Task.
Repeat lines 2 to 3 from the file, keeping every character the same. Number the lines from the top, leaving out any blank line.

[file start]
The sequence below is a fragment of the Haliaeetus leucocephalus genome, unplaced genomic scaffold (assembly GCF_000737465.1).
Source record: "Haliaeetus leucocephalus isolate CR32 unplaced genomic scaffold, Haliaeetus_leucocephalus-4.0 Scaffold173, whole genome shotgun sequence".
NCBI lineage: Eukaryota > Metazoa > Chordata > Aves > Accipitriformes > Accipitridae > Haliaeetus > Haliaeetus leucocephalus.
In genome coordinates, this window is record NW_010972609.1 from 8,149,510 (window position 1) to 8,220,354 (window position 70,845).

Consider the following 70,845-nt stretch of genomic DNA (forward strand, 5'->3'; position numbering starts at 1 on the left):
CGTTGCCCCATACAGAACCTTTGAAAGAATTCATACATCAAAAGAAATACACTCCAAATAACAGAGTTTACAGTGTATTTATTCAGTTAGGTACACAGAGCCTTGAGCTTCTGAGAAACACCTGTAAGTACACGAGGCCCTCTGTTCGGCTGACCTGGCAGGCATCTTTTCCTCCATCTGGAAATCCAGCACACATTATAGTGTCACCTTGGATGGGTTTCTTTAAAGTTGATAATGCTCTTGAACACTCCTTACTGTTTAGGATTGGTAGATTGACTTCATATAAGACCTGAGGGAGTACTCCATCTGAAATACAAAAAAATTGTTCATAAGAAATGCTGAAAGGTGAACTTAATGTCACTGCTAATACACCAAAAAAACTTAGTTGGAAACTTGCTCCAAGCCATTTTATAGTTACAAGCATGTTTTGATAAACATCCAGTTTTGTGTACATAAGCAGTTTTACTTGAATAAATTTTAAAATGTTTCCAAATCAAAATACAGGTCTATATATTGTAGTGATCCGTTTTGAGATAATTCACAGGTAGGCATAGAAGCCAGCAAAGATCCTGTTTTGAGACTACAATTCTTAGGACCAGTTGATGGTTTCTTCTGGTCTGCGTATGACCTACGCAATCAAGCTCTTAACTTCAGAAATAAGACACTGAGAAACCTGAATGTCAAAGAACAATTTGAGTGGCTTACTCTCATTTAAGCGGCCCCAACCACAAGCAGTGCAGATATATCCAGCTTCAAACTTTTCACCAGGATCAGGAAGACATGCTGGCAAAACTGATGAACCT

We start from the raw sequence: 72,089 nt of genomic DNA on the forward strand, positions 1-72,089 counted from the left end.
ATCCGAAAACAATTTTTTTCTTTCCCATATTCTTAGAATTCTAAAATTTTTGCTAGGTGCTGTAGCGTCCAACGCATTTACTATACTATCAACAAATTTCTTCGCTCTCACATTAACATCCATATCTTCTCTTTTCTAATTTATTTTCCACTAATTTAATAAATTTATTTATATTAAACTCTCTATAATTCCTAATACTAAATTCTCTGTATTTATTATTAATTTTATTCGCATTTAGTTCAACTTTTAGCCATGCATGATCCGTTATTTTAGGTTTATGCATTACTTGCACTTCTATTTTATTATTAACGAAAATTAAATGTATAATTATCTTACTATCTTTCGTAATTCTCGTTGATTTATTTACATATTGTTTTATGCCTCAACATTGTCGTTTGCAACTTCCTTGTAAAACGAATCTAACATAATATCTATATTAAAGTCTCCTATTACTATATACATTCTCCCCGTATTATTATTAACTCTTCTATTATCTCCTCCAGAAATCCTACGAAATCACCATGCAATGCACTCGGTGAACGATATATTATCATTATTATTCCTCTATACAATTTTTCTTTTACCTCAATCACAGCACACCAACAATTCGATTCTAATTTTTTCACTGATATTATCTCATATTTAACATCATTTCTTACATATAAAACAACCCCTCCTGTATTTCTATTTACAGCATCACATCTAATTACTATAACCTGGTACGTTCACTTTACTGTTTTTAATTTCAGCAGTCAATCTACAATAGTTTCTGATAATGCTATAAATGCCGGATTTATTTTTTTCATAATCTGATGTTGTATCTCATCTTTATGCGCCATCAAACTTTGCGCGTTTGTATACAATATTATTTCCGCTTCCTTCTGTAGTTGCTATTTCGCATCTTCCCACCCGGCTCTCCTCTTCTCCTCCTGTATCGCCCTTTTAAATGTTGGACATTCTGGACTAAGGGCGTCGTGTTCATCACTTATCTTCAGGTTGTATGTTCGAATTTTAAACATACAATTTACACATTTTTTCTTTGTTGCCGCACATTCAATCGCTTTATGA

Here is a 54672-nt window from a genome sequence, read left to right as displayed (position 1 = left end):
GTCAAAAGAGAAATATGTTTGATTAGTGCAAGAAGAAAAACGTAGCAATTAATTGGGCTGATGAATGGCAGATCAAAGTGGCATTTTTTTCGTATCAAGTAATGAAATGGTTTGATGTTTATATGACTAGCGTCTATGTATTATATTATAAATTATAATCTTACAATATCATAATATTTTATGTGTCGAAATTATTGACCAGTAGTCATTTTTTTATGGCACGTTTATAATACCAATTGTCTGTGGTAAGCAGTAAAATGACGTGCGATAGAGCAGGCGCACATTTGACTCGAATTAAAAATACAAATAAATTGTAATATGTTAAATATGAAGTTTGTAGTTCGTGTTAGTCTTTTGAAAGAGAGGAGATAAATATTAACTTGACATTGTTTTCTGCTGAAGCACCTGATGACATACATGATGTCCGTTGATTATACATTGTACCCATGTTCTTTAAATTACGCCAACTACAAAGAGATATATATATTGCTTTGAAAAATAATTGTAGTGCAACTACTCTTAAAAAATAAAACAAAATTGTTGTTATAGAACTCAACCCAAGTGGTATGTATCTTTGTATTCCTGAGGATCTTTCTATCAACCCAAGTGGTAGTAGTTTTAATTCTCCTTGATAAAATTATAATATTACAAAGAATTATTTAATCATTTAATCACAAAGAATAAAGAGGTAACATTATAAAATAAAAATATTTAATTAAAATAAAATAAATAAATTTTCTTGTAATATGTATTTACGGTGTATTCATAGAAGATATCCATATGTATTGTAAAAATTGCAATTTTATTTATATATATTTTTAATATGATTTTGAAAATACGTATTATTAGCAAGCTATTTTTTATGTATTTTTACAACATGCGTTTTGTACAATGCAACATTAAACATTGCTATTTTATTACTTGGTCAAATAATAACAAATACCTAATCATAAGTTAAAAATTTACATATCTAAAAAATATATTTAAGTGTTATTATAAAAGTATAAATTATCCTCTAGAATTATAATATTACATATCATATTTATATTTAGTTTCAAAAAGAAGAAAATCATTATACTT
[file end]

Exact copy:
Source record: "Haliaeetus leucocephalus isolate CR32 unplaced genomic scaffold, Haliaeetus_leucocephalus-4.0 Scaffold173, whole genome shotgun sequence".
NCBI lineage: Eukaryota > Metazoa > Chordata > Aves > Accipitriformes > Accipitridae > Haliaeetus > Haliaeetus leucocephalus.